PHILADELPHIA, December 21, 2023—The crania of 20 Black Philadelphians who were a part of the Samuel G. Morton Cranial Collection will be respectfully laid to rest at the historic Eden Cemetery in Collingdale, Pennsylvania. On Saturday, February 3, 2024, at 10:00 am, local spiritual leaders will conduct an interfaith commemoration service in Harrison Auditorium at the University of Pennsylvania Museum of Archaeology and Anthropology, also known as the Penn Museum. The ceremony will be open to the public.
Reverend J. Wendell Mapson, Jr., Imam Kenneth Nuriddin, and University of Pennsylvania Chaplain, Reverend Charles L. Howard, Ph.D. will lead the memorial service, which will culminate in a blessing at Eden Cemetery, the final resting place of 90,000 individuals and one of the earliest African-American burial grounds in the Greater Philadelphia region.
Guided by the Morton Community Advisory Group, the Penn Museum arranged for the interment, which was directed by Decree of the Philadelphia County Court of Common Pleas, Orphans’ Court Division.
Little is known about the 12 women and eight men who will be respectfully laid to rest. Some resided in the Blockley Almshouse in Philadelphia at the time of their death during the early 19th century. A few archival records indicate a possible cause of death—such as tuberculosis, cholera, or stomach cancer—but none of the 20 crania show any evidence of a previous burial.
Their crania were unethically collected by physician Samuel G. Morton and his associates to provide a now-rejected scientific basis for racism. Originally housed in the Academy of Natural Sciences, where Morton served as president from 1849 until his death in 1851, the Collection consists of more than 1,300 crania from the world over. In 1966, it was transferred to the Penn Museum, which announced its intent to repatriate the Morton Collection in April 2021.
Reverend Mapson, Jr., who was previously involved with a similar effort to reinter remains from the Friends to Harmony Burial Ground, first became involved with the Morton Community Advisory Group two years ago. He will lead brief remarks and a prayer of transition during the interfaith commemoration service.
“Historically, Blacks were not valued in life or death. Black people were refused burial in White cemeteries. Therefore, it is important to lay to rest the remains of these individuals. By doing so, we recognize their personhood and that they were individuals valued by God,” said Rev. Mapson, the Pastor at Monumental Baptist Church in West Philadelphia. “In death, their voices yet speak, reminding us not to repeat the moral and ethical mistakes of the past.”
Laying to rest the Black Philadelphians was a priority recommendation from the Morton Community Advisory Group. Other recommendations include placing a permanent marker of remembrance on Penn’s campus and hosting a community-led forum as a part of steps toward restorative practices and repair
Imam Kenneth Nuriddin, Resident Imam at Philadelphia Masjid, will also deliver remarks and a prayer of transition during the memorial service.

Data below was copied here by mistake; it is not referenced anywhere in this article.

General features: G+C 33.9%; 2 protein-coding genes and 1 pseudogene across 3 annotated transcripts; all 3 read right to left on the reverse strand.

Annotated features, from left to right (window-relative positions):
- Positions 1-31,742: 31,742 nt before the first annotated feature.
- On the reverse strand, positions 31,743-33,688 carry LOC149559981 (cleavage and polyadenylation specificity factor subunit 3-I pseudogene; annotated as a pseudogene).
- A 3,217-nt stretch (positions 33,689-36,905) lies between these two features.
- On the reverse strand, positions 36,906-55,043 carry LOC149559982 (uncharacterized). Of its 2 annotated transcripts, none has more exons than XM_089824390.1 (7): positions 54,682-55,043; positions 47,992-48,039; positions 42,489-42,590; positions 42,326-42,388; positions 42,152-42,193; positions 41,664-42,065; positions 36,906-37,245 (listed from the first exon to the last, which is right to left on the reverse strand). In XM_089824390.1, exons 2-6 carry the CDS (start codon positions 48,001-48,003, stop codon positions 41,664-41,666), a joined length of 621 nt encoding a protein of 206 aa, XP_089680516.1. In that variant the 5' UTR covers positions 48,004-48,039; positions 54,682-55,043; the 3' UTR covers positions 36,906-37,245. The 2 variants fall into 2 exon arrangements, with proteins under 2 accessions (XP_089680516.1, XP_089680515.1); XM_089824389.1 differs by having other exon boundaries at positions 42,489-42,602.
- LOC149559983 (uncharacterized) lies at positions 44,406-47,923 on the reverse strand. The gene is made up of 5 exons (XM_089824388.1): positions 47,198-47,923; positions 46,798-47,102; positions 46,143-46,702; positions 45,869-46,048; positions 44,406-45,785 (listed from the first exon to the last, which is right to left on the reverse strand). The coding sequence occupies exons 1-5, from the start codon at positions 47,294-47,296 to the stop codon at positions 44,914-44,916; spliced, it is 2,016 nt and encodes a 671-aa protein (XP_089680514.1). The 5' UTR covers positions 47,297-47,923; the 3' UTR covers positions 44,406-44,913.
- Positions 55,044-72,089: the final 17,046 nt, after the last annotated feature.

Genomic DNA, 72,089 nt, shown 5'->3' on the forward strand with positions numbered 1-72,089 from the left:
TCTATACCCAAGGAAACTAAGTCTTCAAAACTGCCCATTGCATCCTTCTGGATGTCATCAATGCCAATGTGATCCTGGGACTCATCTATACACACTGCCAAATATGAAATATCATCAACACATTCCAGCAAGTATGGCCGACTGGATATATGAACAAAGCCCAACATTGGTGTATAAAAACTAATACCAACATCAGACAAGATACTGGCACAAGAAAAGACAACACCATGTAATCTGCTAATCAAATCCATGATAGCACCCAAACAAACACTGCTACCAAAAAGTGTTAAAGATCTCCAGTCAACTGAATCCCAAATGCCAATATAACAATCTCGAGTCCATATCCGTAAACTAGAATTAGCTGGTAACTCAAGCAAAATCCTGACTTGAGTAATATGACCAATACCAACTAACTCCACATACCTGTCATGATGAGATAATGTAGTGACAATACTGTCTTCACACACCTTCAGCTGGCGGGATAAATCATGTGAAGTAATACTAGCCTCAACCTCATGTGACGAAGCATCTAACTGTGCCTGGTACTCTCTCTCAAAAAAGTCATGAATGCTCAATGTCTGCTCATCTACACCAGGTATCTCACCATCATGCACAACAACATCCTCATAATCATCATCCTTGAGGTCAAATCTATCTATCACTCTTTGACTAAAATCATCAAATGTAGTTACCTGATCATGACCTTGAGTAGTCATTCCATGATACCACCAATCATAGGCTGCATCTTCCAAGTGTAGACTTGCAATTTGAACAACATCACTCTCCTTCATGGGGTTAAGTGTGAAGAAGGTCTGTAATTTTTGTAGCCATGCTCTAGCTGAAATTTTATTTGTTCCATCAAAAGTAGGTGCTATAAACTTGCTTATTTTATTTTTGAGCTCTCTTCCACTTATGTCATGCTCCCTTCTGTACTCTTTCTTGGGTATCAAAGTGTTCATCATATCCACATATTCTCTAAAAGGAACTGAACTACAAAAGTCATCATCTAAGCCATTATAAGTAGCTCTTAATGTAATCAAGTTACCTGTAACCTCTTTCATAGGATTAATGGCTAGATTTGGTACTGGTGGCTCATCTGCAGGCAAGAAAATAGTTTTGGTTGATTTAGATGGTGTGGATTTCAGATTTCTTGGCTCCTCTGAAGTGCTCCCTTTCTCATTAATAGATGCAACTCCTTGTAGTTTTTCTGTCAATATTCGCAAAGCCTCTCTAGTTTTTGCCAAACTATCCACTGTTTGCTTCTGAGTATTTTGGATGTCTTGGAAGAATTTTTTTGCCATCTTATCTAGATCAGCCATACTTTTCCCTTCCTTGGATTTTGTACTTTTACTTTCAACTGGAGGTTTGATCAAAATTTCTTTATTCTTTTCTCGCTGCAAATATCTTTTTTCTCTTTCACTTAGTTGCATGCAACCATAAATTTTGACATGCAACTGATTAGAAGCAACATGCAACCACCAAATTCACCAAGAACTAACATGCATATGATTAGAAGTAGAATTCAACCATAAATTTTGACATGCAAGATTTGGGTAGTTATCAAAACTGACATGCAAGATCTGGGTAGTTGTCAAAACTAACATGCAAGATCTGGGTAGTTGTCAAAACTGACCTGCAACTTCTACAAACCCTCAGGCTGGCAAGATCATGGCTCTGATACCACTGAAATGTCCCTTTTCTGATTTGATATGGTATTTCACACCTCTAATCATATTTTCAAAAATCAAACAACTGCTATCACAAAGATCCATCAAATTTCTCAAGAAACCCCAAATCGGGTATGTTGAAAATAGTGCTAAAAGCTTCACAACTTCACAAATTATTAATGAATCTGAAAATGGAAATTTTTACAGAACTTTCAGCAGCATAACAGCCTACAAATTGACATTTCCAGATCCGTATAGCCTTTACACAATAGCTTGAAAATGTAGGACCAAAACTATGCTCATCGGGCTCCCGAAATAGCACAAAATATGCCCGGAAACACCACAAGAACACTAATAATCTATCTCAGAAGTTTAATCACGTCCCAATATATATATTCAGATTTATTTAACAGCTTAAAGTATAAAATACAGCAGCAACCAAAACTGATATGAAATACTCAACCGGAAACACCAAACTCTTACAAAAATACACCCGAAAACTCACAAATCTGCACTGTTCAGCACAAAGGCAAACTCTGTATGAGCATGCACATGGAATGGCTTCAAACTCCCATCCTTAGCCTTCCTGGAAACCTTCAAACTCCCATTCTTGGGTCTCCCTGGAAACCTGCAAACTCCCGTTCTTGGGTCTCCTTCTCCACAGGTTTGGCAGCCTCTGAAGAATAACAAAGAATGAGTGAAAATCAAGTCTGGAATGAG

“It is in recognition of the need to restore the honor of human dignity to these sons and daughters of Adam that I responded to the call,” said Imam Nuriddin, who became involved with the Morton Community Advisory Group in the spring of 2022 through his connection with Glenn Bryan, the Assistant Vice President of Community Relations at Penn.
For University Chaplain, the Rev. Charles L. Howard, Ph.D., who will open the interfaith commemoration service, righting a wrong is an important part of ongoing work around equity and justice.
“Morton’s debunked research was horrible and racist. He dishonored the remains of our neighbors. While we cannot go back in time to stop what has already happened, we can reverse some of what he did,” said Chaplain Howard, who also serves the Vice President for Social Equity & Community at Penn. “I am so grateful for the leadership of Dr. Christopher Woods and the Community Advisory Group, as we are now interring the remains and calling out the wrongs of the past. As a Black man and as an alumnus of this great University, this helps to bring me some peace—as we seek to help these individuals finally rest in peace.”
In September, the Museum shared its updated Human Remains Policy following a comprehensive institutional reassessment of its practices. The policy applies to the care of the collections, teaching and research, exhibition and display, and public access.
“After nearly 200 years, these individuals are finally being returned to the Black community and laid to rest with respect. This is a small but long-overdue step towards addressing injustices that have spanned centuries,” said Dr. Christopher Woods, Williams Director of the Penn Museum. “I am grateful to the Morton Community Advisory Group for their leadership in creating a path forward that prioritizes the human dignity of these individuals. Museums like ours have a responsibility to reckon with the history of colonialism and racism that has shaped much of our collections. Restorative practices such as this burial ceremony, based on community consultation, are necessary to fulfill our obligation to be ethical stewards.”
Updates regarding the repatriation of the Morton Collection, including additional details about the commemoration ceremony, will be made publicly available here.
Editor’s Note: In case of inclement weather, the alternate date is Saturday, February 10, 2024.